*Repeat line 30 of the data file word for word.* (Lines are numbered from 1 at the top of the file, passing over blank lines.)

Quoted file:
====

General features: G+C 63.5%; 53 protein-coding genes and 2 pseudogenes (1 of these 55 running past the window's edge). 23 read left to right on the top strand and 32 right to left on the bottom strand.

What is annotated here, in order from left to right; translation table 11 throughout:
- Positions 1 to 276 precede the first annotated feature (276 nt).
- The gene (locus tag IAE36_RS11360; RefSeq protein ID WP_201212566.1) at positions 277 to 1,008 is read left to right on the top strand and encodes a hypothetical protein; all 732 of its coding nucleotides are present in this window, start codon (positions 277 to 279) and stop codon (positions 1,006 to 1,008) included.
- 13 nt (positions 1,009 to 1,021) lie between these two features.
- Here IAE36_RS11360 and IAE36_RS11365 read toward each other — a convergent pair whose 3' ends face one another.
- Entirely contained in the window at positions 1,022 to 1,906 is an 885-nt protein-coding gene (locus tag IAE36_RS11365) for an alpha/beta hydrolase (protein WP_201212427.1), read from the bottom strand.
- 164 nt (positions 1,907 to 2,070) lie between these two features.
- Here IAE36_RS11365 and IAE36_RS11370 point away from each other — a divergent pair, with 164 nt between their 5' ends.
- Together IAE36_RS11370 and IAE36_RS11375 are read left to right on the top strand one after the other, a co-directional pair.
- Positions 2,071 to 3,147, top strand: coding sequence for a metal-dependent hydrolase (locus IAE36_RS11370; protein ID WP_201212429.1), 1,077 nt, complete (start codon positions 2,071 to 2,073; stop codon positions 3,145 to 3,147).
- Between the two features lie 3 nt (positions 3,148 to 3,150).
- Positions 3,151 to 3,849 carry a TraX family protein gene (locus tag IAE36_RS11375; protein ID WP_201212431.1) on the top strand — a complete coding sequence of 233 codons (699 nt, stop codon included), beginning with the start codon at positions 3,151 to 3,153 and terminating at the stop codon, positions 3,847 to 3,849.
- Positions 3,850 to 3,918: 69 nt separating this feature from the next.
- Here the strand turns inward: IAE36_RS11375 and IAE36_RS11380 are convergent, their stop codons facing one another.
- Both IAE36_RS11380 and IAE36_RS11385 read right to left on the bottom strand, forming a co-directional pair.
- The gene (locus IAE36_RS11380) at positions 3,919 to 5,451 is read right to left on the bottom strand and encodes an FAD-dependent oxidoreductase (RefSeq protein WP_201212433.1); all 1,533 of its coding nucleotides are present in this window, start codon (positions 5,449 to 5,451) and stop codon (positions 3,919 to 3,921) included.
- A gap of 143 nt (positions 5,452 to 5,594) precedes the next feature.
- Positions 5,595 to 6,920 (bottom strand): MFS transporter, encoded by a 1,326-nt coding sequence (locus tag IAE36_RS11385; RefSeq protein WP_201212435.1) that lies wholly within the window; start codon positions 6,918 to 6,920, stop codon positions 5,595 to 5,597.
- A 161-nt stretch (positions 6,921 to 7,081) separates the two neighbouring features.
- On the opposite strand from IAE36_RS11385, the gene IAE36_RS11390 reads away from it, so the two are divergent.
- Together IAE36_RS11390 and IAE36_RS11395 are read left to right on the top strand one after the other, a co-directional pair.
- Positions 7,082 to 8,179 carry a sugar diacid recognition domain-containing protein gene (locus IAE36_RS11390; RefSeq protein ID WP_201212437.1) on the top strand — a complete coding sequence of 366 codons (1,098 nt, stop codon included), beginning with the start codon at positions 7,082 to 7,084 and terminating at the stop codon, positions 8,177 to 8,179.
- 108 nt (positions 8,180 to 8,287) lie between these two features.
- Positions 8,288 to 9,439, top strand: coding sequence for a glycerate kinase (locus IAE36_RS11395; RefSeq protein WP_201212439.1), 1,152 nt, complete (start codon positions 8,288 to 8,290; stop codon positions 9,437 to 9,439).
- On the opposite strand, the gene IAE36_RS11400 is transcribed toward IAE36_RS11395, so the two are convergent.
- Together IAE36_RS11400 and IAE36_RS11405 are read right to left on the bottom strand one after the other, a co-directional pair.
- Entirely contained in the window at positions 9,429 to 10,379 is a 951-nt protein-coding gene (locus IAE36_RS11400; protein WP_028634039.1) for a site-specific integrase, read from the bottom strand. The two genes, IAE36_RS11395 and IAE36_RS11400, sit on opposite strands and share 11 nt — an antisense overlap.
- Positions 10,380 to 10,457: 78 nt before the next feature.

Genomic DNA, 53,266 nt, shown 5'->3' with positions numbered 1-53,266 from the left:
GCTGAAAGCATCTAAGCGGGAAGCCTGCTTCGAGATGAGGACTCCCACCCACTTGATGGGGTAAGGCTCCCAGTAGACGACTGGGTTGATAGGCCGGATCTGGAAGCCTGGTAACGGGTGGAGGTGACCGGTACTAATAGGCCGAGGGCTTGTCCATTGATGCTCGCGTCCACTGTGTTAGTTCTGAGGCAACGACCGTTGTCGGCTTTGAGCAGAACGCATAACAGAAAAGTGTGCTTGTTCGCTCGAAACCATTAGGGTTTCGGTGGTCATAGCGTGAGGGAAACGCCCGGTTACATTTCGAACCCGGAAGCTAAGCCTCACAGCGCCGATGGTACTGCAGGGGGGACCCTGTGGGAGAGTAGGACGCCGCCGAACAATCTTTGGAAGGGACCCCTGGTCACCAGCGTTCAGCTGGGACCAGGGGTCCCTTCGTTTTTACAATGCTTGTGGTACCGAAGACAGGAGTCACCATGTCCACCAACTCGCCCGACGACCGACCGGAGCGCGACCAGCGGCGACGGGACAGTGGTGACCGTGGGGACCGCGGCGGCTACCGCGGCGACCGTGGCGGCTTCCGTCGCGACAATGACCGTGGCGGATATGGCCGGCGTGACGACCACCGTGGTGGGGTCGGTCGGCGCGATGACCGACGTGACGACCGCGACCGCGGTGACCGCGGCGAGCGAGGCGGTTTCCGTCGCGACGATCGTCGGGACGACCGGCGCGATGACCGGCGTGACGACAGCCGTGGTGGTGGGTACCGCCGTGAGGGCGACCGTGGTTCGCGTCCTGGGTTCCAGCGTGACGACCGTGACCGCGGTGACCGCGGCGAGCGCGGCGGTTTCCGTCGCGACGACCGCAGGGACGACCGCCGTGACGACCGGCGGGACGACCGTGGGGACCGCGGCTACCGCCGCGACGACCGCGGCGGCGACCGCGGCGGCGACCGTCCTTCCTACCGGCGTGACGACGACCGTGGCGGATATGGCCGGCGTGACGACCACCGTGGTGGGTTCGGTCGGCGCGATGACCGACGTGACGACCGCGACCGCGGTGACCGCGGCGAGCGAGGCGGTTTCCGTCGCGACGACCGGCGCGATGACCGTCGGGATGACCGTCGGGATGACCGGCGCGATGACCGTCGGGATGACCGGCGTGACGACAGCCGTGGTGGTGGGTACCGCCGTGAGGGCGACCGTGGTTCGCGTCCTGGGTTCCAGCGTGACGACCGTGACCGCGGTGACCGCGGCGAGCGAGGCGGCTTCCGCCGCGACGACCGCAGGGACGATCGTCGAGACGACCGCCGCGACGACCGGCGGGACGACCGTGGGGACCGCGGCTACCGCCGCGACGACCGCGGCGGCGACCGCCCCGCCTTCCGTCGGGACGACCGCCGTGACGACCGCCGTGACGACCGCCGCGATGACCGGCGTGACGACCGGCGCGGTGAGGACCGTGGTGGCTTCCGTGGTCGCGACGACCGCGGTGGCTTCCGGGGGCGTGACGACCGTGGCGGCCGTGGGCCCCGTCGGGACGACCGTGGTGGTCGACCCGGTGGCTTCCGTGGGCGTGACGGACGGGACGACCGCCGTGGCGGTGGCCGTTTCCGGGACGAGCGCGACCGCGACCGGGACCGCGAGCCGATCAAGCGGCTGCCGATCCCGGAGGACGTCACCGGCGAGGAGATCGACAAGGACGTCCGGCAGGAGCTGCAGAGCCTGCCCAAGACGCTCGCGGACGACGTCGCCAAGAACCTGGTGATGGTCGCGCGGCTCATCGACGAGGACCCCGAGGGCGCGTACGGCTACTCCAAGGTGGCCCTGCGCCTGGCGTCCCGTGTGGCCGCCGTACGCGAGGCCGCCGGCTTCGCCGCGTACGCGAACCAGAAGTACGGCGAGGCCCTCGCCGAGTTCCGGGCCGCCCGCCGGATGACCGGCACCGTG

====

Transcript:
Genomic DNA, 53,266 nt, shown 5'->3' with positions numbered 1-53,266 from the left: